Setup SCR3311 for GnuPG on Linux

I have never documented how I setup above card reader for GnuPG smart cards. This article will fill the gap. I use my new setup elementary (Ubuntu/Debian) desktop as virtualization with VirtualBox.

If you are interested in above card reader you can visit the vendor site for the data sheet. I did purchased it years ago from this excellent cryptoshop in Austria.

VirtualBox Configuration

You may skip this part, if you are running a real Linux OS. For VirtualBox it is mandatory to add the device to the USB device filter for the guest system to work properly before you the start the VM.

VirtualBox USB filter


Check card reader with lsusb

tan@cinhtau:~$ lsusb
Bus 001 Device 001: ID 1d6b:0002 Linux Foundation 2.0 root hub
Bus 002 Device 002: ID 04e6:511d SCM Microsystems, Inc. SCR3311 Smart Card Reader
Bus 002 Device 001: ID 1d6b:0001 Linux Foundation 1.1 root hub

We install these packages for the card reader

sudo apt-get install libccid pcscd gnupg-pkcs11-scd gnupg2

Device information

As you can see in the lsusb command the vendor id is 04e6 and the product id is 511d. You may also obtain these information from /var/log/syslog or dmesg output:

Aug 23 13:07:42 cinhtau kernel: [ 3096.072836] usb 1-2: new full-speed USB device number 3 using ohci-pci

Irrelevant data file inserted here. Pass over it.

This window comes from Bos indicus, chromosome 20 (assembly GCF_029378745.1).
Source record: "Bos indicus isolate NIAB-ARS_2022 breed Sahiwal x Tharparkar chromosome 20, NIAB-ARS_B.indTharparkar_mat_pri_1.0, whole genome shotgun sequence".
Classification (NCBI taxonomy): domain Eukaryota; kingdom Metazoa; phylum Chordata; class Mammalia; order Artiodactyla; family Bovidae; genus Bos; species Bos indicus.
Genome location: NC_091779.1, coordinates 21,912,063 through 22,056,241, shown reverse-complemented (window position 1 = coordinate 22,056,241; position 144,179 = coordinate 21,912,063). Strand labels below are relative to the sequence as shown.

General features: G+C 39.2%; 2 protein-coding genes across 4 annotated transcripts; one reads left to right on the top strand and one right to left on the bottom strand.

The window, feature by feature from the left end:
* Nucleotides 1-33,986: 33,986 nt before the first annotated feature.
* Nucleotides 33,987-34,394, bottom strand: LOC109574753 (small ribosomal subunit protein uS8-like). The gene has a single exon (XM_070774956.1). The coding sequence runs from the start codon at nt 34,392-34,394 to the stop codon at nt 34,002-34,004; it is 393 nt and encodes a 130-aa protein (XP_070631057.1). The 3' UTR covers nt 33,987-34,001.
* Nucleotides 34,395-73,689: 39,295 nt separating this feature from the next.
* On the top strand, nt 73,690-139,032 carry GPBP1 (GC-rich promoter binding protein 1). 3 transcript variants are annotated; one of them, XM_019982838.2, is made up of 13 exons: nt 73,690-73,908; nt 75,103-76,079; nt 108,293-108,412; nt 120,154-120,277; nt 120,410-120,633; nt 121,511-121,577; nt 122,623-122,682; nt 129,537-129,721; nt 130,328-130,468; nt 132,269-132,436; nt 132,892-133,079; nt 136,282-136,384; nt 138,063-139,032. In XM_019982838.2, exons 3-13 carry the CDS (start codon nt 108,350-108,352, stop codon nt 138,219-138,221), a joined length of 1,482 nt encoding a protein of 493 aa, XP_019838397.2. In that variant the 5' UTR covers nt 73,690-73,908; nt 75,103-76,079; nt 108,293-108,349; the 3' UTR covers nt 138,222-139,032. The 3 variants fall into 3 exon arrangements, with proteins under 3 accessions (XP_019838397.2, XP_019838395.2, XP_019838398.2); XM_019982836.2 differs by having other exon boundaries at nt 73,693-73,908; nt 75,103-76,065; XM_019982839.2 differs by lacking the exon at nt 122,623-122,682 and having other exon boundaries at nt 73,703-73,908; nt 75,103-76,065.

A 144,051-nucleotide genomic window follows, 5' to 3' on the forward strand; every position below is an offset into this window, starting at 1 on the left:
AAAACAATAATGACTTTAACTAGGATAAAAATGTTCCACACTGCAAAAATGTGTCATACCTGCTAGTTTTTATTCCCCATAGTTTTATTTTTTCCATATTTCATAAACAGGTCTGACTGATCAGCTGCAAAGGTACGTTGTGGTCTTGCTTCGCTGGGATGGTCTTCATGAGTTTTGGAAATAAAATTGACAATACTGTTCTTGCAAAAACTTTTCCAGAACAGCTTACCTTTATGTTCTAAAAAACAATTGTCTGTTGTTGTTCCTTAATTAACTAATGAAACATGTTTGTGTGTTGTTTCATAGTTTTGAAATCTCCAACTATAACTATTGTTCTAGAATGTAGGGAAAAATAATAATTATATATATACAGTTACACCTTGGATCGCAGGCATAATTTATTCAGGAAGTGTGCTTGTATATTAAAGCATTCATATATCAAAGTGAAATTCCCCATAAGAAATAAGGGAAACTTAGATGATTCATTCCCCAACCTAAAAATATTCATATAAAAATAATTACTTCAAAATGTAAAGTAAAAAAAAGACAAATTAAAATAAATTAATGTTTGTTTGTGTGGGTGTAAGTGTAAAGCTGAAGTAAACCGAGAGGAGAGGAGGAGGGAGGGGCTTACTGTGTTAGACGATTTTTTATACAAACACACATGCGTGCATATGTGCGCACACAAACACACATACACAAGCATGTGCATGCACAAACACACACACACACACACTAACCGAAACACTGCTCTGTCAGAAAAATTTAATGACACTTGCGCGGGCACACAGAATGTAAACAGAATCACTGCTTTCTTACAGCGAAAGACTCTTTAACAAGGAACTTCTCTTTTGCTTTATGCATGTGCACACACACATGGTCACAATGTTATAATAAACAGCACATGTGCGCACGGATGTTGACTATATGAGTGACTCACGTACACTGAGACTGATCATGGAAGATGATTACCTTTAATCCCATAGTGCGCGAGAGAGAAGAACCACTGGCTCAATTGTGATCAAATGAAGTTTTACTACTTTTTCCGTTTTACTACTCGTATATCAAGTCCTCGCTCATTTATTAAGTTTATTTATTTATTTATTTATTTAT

Aug 23 13:07:43 cinhtau kernel: [ 3096.336816] usb 1-2: New USB device found, idVendor=04e6, idProduct=511d
Aug 23 13:07:43 cinhtau kernel: [ 3096.336820] usb 1-2: New USB device strings: Mfr=1, Product=2, SerialNumber=5
Aug 23 13:07:43 cinhtau kernel: [ 3096.336823] usb 1-2: Product: SCR3311 USB Smart Card Reader
Aug 23 13:07:43 cinhtau kernel: [ 3096.336825] usb 1-2: Manufacturer: SCM Microsystems Inc.
Aug 23 13:07:43 cinhtau kernel: [ 3096.336828] usb 1-2: SerialNumber: xxx

If you are paranoid, you may look into USB ids to check if the id is correct.

User permission

Insert your smart card into the card reader. If we check the card status (sensitive data removed) as root user, the command works. As normal user you are not able the access the card reader.

tan@cinhtau:~$ sudo gpg --card-status
gpg: WARNING: unsafe ownership on configuration file `/home/tan/.gnupg/gpg.conf'
gpg: detected reader `SCM Microsystems Inc. SCR 3311 [CCID Interface] (21121045203047) 00 00'

As always you should not run GnuPG as root user. The Linux OS has to be configured to allow that. We create the group for the smart card access.

root@cinhtau:~# addgroup scard
Adding group `scard' (GID 1001) ...
root@cinhtau:~# addgroup tan scard
Adding user `tan' to group `scard' ...
Adding user tan to group scard

You can check as your user, if you were added to the group with the groups command.

tan@cinhtau:~$ groups
tan adm cdrom sudo dip plugdev lpadmin sambashare vboxsf scard

Next step is to tell udev that normal users are allowed to use the card reader. From the Free Software Foundation Europe (FSFE) you can download the udev rules.

Basically you place this script file in /etc/udev/scripts:

if [ "${ACTION}" = "add" ] && [ -f "${DEVICE}" ]